Comparing our Way to Horrible Conclusions


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We use comparisons all the time to measure how successful we are.  It’s part of our primal instinct.

To feel good about our place in life, we need to know “who we’re better than”.

It’s wired into our brains to be that way.  It’s why we keep score during sporting events and pass out grades in the world of academia.  Without a comparison (and hopefully your name high up the list), competition is kind of a chore.

Under those conditions, competition doesn’t really make sense — it kinda lacks purpose.

Competition is only as good as the comparisons that you use to decide success.

Being faster than any one at the track meet is impressive until you finish telling us that the only ones at the track meet were four year olds…  Graduating number two in your class only means something when we know how many other people graduated along with you… Winning by disqualification doesn’t mean that you were were the best man in the competition…

Competition is less impressive without a proper comparison about the competition.


Our comparison is a perspective.  An opinion.  A non-absolute.  And that is where it starts to get gray.

It’s who we compare ourselves to, that matters.  Are we comparing ourselves to all-stars or amateurs, to Olympians or hobbyists, to zealots or week-enders?

Competition demands an explained comparison.  The “facts” are no longer good enough.  We need the background, the camera angle, the time of day, and the mood to get a sense of if the comparison you are making really matters.

So let’s get extreme with this so we can dig really deep into this area of comparisons.  (Stay with me for a paragraph or two…)

Are you better than a sex offender?

Are you?

Most of us would quickly say “YES”.

But, what does my question really even mean?  What is the comparison?

Are you better at playing chess?  Are you a better piano player, margarita mixer, or costume designer?  Can you juggle faster, jump higher, or sing louder?

Or did you assume that “being better” only meant being morally superior?  That the single defining comparison for any part of life is morals.  (As a former Baptist seminary student I am not necessarily disagreeing with this premise.)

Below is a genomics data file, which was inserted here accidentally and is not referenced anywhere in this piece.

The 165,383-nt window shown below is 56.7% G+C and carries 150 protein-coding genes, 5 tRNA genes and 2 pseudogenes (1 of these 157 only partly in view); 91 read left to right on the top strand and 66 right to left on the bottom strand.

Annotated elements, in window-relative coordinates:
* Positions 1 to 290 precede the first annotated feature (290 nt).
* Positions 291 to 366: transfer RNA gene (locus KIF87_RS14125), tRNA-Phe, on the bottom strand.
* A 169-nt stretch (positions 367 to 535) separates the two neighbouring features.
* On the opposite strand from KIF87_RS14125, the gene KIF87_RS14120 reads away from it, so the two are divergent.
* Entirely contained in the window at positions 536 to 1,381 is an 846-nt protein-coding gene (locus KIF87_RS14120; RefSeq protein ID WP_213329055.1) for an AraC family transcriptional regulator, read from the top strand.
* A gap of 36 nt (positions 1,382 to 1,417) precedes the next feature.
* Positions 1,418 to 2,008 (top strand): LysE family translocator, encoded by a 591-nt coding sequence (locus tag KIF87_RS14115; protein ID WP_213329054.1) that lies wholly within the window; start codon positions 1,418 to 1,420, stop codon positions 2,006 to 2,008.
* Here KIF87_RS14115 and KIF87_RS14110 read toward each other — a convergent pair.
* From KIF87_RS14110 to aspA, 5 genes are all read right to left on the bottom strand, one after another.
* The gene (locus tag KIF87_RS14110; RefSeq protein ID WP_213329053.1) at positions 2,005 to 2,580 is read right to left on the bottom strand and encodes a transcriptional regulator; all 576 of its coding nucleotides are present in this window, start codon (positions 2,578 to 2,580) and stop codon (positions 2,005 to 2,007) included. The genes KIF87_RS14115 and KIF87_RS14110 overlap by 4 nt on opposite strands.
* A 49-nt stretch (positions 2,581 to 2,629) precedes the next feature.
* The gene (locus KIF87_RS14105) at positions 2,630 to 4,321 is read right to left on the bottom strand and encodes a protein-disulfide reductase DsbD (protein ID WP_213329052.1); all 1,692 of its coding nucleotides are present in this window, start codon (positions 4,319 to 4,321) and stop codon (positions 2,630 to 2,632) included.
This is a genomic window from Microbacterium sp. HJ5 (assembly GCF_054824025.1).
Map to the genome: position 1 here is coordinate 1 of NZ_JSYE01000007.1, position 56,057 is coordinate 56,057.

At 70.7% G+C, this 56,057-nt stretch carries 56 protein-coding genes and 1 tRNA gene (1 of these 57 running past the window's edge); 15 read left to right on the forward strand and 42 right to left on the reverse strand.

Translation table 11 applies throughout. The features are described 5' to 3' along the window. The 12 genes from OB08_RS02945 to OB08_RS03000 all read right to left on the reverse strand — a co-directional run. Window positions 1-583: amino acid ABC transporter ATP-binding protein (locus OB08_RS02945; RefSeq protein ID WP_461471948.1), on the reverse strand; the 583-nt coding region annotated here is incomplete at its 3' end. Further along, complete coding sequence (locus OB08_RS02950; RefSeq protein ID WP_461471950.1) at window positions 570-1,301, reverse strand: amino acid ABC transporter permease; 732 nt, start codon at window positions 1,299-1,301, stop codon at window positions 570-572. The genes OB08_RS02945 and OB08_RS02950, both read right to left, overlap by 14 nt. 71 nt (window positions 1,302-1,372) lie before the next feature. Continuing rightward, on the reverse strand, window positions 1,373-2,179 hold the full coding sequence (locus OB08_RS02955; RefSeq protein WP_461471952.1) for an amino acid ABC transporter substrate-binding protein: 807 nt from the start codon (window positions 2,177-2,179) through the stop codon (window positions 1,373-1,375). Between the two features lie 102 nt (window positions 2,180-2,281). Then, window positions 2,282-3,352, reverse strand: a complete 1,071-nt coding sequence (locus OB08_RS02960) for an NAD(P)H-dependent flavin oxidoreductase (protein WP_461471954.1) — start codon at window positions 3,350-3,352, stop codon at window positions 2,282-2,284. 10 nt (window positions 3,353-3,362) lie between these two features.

And not just any standard of morality, but the morals that you (from your perspective) define as “better”.

Am I off base?  (I hope I haven’t lost you because of the extreme example…)

Somewhere along the line, you have to stop and ask yourself this question: “How am I measuring morality in the first place?”

Do you go to church more more than the sex offender? Do you give more money to charity, volunteer more?  Are you more selfless, kind, and forgiving?  What makes you better?

Hopefully a few things.  Hopefully you respect others more than he does.  Hopefully you respect yourself more than he does.  Hopefully you respect the law more than he does.  When you compare yourself to him based on RESPECT, hopefully you are better?  A lot better.

This is an extreme example.  It’s sickening.  It makes you angry.  It upset me too.  It might illustrate a valuable point though.  That comparisons need the proper perspective.  That you need to be careful to pay attention to what matters.  That any comparison worth making needs to be clear…

Poor comparisons are  a huge distraction when you are running a business.  They cost the enterprise serious money and are the quickly way to lose talented team members.  Take the idea of revenue generation for example.  There are a lot of key perspectives around sales in a company.

Executive Perspective:

Are the sales numbers really just the “numbers”, or are you using that as an excuse to not have to fix your operational mismanagement?

Sales Team:

Are are you limiting your full potential by “being better” that the “bottom-feeders” on your team?  Are you ranking yourself on a scale that doesn’t include the biggest players in your sales pond.


Are you using sales projections that “overlook” you inability to reduce debt, collect receivables, or mange vendor payments?


Are you quick to down-play the opinions of your sales team members as them just being overpaid whiners and trouble makers?

Compete to win. Compare to be better.

Do everything you can to win.  Fight to the finish.  But when you look back at the results, make sure you compare your way to the right conclusion.  You have the option to compare yourself to the small dudes, the weakest in your category, the people and competitions and that don’t make you face where you need to improve; or you can compare your way to world domination.

It’s your conclusion.  You either get better or not.

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Republished with author's permission from original post.

Dan Waldschmidt
Speaker, author, strategist, Dan Waldschmidt is a conversation changer. Dan and his team help people arrive at business-changing breakthrough ideas by moving past outdated conventional wisdom, social peer pressure, and the selfish behaviors that stop them from being high performers. The Wall Street Journal calls his blog, Edge of Explosion, one of the Top 7 blogs sales blogs anywhere on the internet and hundreds of his articles on unconventional sales tactics have been published.


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